M. A. Sahin
Games, sports and play with toys are an important part of a fully rounded programme of education. We hope for the day when educational psychologists and other professionals in the field who believe in the reality of God and affirm the life of the spirit will deal properly and sincerely with this aspect of education. In the meantime, we allow ourselves to reflect briefly upon some general principles and some particular suggestions.
First of all, games and toys must help children to broaden their minds and become familiar with present and emerging technology. Thus, with some reservations, we would commend model and toy trains, planes, ships, robots and the like.
Secondly, in order to develop an aesthetic sense and a taste for art, children may be encouraged to play at decorating walls, doors and windows, designing book covers, arranging flowers and laying out gardens, etc.
Thirdly, children should be encouraged to use toys and play games that develop their design and constructive capabilities. Blocks of diverse sizes, shapes and colours, as well as other building toys’ for making houses, garages, bridges and the like, can be strongly recommended.
In later childhood and early youth, children will begin to ask for toys and amusements of different kinds. It is important for a responsible guardian to develop a taste in the young for games appropriate to their age. The games we have in mind can be roughly divided into two groups:
1 Those aiming at developing the aesthetic sense and constructive powers (For examples, see above); and
2 Those that train physical abilities and promote development of the body. Examples of the latter are sports such as running, swimming, riding, wrestling, archery, fencing and the so-called ‘martial arts’ (judo and karate are the best known).
Each of these sports (and other similar ones, according to the needs of the time and place) should be encouraged as they come within the circle of the permitted (halal) and are very effective in developing discipline and strength, balance and grace. Their value as entertainment and pastime is, as it were, an additional bonus. In adolescents, sports involving physical exertion and concentration help their bodily development and channel their energies. Older people can also benefit from such exercise which can prevent many of the ailments that arise from prolonged physical inactivity.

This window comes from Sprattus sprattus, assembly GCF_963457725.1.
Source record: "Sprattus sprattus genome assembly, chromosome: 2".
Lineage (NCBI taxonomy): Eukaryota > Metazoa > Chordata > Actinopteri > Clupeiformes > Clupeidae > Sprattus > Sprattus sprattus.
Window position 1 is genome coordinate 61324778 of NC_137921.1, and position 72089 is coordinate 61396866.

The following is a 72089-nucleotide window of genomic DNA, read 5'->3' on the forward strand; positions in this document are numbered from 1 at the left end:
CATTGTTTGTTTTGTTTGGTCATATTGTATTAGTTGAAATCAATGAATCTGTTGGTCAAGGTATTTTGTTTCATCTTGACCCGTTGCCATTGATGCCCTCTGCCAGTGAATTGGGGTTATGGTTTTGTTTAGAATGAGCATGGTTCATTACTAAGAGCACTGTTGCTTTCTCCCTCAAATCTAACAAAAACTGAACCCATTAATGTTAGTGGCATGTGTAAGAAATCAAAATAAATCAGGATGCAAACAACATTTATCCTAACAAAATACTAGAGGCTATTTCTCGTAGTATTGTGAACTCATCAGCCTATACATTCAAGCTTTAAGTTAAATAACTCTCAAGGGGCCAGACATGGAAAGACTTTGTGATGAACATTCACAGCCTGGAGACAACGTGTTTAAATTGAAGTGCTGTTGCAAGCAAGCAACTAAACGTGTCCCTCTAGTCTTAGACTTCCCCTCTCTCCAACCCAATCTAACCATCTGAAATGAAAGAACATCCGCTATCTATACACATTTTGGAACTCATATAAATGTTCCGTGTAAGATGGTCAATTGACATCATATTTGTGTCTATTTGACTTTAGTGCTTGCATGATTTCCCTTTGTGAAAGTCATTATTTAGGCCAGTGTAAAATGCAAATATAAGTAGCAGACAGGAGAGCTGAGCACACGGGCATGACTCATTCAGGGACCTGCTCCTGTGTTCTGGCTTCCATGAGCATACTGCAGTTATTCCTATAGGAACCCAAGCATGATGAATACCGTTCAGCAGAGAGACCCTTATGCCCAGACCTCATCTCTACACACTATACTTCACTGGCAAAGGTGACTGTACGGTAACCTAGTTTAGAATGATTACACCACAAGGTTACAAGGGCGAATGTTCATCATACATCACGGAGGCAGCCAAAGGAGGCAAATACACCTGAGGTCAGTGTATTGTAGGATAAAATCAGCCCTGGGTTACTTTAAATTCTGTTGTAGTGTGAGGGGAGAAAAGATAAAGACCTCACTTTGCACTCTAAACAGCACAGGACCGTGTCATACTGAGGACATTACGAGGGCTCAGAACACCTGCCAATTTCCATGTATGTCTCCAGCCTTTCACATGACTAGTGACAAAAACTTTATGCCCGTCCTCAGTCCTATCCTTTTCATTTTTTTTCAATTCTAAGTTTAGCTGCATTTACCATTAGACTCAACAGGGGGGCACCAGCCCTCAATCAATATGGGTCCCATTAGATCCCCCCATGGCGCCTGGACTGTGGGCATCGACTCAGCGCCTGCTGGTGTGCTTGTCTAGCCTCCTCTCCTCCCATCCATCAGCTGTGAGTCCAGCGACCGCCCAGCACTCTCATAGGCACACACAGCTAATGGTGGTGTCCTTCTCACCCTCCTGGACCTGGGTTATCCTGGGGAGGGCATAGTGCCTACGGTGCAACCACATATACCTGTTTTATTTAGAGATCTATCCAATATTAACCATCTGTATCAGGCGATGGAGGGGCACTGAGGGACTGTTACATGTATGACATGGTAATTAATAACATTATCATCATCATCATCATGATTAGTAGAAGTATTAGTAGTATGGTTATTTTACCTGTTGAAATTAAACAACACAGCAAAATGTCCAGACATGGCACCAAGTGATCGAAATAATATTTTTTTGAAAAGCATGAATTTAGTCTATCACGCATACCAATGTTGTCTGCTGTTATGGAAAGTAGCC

Among games and sports, archery, riding, swimming, and running merit special emphasis. They teach poise and confidence on land, water and air, qualities vital to the leaders and enterprising spirits every nation needs for its survival and prosperity.
Although in our tradition the ‘martial arts’ (judo, karate, etc.) receive little mention, they can certainly be recommended insofar as they do not contradict our moral principles and do not entail unacceptable risk of injury
Other games and sports might also be commended so long as they do not lead children to waste time or open ways to them way to commit sins. Games that involve gambling or betting are of course forbidden and can on no account be advised either for children or adults. However, we may note in passing, following the opinion of Imam Shafi’i, that chess is permissible unless played for money. Children who have a bent for that kind of mental activity could therefore be directed towards chess, until they reach adolescence.
Any kind of play or entertainment which counters or debases our ethics is unacceptable for both children and adults. Also, sounds and images, instruments and melodies, which arouse evil and lustful sentiments and so corrupt the soul are absolutely forbidden. It is unreasonable, and an unkindness to the young, to open the doors for them to forbidden entertainments while those within the circle of the permitted are quite satisfactory. The principal concern of education generally and, therefore, the principal concern of games and sports also, is to provide children with noble feelings and to keep them healthy spiritually as well as physically. It hardly needs saying that forbidden games and entertainments are not intended to raise children to humanity or to ennoble their feelings; rather, it is often the case that they have a negative, corrupting effect on their minds and spirits,
In sum, there is a need for moral awareness and guidance in the choice of entertainment, sports, games, and toys, just as in other elements of the education of the young. Failure to seek and provide such guidance will mean - instead of the healthy, balanced, morally sound and contented adults we desire to make of the young - exposing them to emotional and spiritual damage, with all the evil consequences for social life that follow therefrom.